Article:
I found this stretch lace on the $2.97/yd table at G Street Fabrics a while back and had been puzzling over what to make it into. With lace being in style right now I wanted to make it up fairly quickly, but the somewhat blah color and the fact that it would either have to be lined or worn with a camisole was cramping my creativity.
Enter Burda 09-2012-123 with its contrast shoulder and the fact that I had this silk charmeuse in an exactly matching color and voila! Perfect long top to go with my jeggings. I got this made in my pre-vacation sewing. The photos were taken on Mt. Penha in Guimaraes, Portugal.
The contrast shoulder is a nice way to dress up a plain tee, as in this Classiques Entier® 'Pezza' Leather Trim Ponte Top, $168.
I used the Burda pattern as a guide to mark the contrast shoulder on my TNT tee pattern. I pinned the front and back pattern together along the stitching line at the shoulder, and then drafted the shoulder inset as a single piece.
To cut the body of the tee shirt, I just folded down at my marking and added seam allowance.
I wanted to make the tee long to be worn with the jeggings, but I liked the idea of an adjustable length with ruched sides, rather than just gathering the side seam and permanently fixing the length. I cut a rectangle of fabric the length I wanted, and 2 1/2 inches wide. I marked down the center of the fabric, as this line would be stitched for a channel. I started by sewing the marked center channel line down, starting from about 1 inch from the top and folding under the seam allowance at the bottom.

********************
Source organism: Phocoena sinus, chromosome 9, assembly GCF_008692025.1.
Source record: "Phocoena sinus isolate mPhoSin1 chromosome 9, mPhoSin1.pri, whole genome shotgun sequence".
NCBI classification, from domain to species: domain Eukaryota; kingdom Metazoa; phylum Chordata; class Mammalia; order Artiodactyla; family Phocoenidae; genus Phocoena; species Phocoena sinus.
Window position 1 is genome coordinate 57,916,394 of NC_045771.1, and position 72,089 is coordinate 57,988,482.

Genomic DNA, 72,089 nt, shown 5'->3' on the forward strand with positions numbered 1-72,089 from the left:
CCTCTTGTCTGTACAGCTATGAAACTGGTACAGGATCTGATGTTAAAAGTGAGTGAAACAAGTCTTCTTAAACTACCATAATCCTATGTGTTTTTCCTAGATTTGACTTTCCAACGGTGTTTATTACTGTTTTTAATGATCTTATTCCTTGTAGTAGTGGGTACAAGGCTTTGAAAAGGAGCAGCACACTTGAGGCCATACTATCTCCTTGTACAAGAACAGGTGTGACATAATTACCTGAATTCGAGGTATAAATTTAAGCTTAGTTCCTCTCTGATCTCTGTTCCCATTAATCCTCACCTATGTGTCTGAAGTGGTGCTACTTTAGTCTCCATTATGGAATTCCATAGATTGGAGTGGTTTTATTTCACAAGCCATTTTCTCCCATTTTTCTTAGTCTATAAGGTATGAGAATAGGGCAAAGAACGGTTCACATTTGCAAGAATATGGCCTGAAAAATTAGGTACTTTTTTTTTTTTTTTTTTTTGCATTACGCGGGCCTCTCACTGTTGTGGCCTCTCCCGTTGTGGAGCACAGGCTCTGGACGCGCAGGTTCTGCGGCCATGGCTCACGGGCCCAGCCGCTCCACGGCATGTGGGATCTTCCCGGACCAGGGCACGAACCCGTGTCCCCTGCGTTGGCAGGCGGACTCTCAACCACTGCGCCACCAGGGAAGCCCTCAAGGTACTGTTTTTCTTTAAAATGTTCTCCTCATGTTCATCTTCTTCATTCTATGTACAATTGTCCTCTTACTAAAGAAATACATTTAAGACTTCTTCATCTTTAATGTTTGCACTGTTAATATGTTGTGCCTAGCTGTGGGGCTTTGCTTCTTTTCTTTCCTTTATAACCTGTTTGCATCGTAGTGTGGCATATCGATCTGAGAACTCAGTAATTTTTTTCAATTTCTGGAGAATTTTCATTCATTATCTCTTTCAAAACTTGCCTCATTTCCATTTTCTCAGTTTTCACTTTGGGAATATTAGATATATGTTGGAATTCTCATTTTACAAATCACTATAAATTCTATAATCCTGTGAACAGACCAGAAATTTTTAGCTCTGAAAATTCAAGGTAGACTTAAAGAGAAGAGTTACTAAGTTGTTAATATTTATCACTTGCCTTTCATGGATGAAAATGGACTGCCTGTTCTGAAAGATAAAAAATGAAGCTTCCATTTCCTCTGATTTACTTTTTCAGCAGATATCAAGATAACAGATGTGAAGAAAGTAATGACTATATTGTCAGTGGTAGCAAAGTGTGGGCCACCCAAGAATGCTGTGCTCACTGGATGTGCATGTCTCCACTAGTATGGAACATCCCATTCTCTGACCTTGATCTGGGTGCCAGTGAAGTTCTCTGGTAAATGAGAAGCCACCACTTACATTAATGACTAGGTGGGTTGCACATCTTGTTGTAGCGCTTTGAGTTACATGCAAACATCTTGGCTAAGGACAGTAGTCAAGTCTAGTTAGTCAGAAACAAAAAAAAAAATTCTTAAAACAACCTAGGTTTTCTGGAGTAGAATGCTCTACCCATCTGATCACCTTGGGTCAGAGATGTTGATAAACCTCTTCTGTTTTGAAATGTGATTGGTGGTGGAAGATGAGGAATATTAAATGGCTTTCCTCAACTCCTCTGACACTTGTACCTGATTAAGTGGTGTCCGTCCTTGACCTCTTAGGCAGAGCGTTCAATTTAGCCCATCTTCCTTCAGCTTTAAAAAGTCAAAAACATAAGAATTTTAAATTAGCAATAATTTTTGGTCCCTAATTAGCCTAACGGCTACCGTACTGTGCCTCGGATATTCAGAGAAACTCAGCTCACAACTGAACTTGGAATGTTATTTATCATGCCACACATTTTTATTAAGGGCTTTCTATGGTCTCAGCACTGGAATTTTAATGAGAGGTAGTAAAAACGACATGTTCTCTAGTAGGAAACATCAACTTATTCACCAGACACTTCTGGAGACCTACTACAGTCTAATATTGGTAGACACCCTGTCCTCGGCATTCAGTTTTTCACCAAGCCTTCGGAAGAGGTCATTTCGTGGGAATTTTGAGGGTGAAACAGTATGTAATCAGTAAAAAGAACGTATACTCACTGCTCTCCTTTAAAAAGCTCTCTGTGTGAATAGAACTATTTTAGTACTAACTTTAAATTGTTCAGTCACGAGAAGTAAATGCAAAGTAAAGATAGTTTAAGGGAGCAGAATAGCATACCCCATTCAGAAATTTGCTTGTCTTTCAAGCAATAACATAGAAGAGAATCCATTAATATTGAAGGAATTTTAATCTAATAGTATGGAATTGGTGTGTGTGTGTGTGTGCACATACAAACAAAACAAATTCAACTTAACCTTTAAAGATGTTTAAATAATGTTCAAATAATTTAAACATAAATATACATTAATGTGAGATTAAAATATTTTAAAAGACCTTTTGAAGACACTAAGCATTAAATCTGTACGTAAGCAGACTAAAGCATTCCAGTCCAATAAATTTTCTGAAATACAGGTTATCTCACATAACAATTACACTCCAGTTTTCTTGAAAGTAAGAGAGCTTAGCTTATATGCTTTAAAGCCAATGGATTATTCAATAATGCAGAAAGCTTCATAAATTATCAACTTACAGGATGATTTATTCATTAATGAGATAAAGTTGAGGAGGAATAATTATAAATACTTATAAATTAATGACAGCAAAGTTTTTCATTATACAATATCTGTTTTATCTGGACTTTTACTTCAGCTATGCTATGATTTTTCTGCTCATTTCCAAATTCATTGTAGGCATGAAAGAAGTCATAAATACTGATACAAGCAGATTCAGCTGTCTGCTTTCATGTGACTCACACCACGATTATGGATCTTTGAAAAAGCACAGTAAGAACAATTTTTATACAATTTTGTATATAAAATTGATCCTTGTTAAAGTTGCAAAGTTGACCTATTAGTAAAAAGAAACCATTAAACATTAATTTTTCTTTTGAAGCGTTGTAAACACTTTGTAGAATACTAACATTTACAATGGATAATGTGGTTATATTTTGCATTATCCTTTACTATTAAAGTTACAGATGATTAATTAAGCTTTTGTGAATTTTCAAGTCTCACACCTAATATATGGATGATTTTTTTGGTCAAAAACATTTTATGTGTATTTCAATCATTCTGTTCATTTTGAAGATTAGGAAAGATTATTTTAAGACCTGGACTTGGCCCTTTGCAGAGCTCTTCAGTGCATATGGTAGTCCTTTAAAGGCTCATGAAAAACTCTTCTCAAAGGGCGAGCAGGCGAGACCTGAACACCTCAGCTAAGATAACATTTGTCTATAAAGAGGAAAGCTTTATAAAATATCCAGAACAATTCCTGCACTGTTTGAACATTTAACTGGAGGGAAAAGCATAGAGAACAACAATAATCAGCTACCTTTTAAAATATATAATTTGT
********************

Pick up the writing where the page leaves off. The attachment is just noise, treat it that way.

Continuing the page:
Then I turned under the seam allowances on the top and the long sides and stitched down the long sides. Be sure to leave the top open at this point so you can put in your drawstring! Once the drawstring is in, stitch along the top, being careful not to catch the drawstring.
The Burda is drafted with a keyhole neckline and tie in the back. Since my TNT pattern has a center back seam anyway, I decided to keep that detail. I started by finishing the keyhole, then moving on to the neckline.
I made bias tape from my contrast silk charmeuse and first sewed it to the inside of the neckline, right side of the bias tape against wrong side of the fabric. The bias tape extended at the end to form the tie.
Then I folded the bias tape over to the right side, pinned, and stitched. I did a *ton* of pressing on the neckline and it still doesn't sit quite right. Maybe I didn't cut my strip exactly on the bias? Regardless, it's something that I think only I will notice.
The back keyhole is a nice little touch, and helps bring the contrast silk more into the tee.
To add a little more interest to this top, I used the sleeve from Butterick 5562, the short sleeve from View A, which is much nicer than the similar but not identical long sleeve from View B.
This was a fun use of my stretch lace, and I thought it made a nice travel piece. It is cute and trendy, and--most important--doesn't look like work clothes! If I find the right combination of fabrics I can definitely see making another of these contrast shoulder tees, though probably without the keyhole and the fancy sleeve.
All photos are here and the pattern review is here.